However, if your time is limited, a three-day trip can be just as rewarding. While it won't allow you to see everything, it's enough time to explore the major attractions. You can marvel at the ancient wonders of the Colosseum and the Roman Forum and dedicate a full day to the awe-inspiring Vatican City, as well as seeing the highlights of Rome's historic centre.

The interior of the Colosseum

Day 1: the Colosseum, Palatine Hill and the Roman Forum

Start your trip to Rome with a trip some of best Roman ruins of all. The Colosseum is near the station and you need to prebook your tickets to avoid queues. Visiting the Colosseum, Palatine Hill and the Roman Forum is included in the entry fee. If you want to learn more about the Colosseum and its history, consider booking the full experience tour which involves seeing the underground and upper level.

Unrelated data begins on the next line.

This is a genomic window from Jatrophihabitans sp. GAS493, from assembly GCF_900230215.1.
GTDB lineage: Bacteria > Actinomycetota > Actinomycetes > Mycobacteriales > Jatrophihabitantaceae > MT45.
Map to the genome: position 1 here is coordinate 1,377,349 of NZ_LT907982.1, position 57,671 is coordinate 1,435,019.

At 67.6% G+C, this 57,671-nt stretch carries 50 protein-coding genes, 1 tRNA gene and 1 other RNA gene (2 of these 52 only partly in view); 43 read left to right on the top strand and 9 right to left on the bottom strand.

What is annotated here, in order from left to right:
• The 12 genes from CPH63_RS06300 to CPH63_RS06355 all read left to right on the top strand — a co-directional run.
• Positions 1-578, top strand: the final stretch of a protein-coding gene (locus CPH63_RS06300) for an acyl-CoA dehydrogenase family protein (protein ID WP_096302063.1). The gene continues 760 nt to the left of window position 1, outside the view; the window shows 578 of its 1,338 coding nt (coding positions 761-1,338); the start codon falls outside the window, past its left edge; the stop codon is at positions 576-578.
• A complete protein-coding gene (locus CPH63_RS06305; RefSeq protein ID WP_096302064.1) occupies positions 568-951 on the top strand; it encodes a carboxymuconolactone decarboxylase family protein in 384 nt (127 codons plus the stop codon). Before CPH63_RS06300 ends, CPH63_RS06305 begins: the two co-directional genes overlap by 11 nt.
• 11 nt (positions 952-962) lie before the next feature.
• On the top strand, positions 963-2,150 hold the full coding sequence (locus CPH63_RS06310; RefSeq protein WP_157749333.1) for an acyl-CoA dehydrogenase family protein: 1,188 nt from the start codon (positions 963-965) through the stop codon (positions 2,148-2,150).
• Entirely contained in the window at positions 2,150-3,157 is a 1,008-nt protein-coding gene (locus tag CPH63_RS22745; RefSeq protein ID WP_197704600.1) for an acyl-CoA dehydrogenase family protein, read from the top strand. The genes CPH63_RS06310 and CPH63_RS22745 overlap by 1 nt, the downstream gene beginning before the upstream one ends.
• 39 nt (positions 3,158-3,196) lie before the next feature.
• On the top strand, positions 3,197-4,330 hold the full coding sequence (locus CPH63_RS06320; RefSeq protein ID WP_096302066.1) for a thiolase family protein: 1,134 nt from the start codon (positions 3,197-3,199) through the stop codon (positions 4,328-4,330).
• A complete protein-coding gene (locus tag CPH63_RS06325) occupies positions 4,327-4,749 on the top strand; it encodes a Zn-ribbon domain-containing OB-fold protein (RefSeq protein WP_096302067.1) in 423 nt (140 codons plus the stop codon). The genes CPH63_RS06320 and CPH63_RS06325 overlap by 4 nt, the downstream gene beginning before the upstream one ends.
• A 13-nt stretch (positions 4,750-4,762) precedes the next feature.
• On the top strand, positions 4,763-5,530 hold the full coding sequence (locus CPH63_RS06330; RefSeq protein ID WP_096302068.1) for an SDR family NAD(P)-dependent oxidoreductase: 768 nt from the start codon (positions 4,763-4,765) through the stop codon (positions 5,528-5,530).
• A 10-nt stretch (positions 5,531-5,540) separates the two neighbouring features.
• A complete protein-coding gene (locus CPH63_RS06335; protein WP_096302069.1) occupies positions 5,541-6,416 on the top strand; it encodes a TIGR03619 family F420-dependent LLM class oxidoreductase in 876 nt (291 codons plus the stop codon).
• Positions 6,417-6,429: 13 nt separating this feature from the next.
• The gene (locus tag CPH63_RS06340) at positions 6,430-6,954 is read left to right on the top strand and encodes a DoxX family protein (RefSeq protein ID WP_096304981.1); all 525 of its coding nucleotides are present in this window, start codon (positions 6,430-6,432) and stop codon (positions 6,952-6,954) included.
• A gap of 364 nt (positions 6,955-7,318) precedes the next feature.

From the Colosseum, it’s an easy walk through Palatine Hill to the Roman Forum. Palatine Hill is essentially a park on the hillside, with ruins peeking through, so you may find a tour helpful if you want more context about what you’re seeing. It’s a bit easier to imagine the Roman Forum as it looked in ancient times, with the remains of temples and pillars strewn through the grass and flowers.

After seeing the ruins, you’ll probably want lunch and a break in your hotel or a local café. Before dinner, take a stroll along the Tiber River if the weather is nice, and watch the sunset. There are often buskers in this part of the city and there are many opportunities for gorgeous photos. After dinner, take the opportunity to see Piazza Navona, the Trevi Fountain and the Spanish Steps at night – it’s a very different experience to seeing them during the day.

Saint Peter's Basilica in the Vatican, Rome

Day 2: the Vatican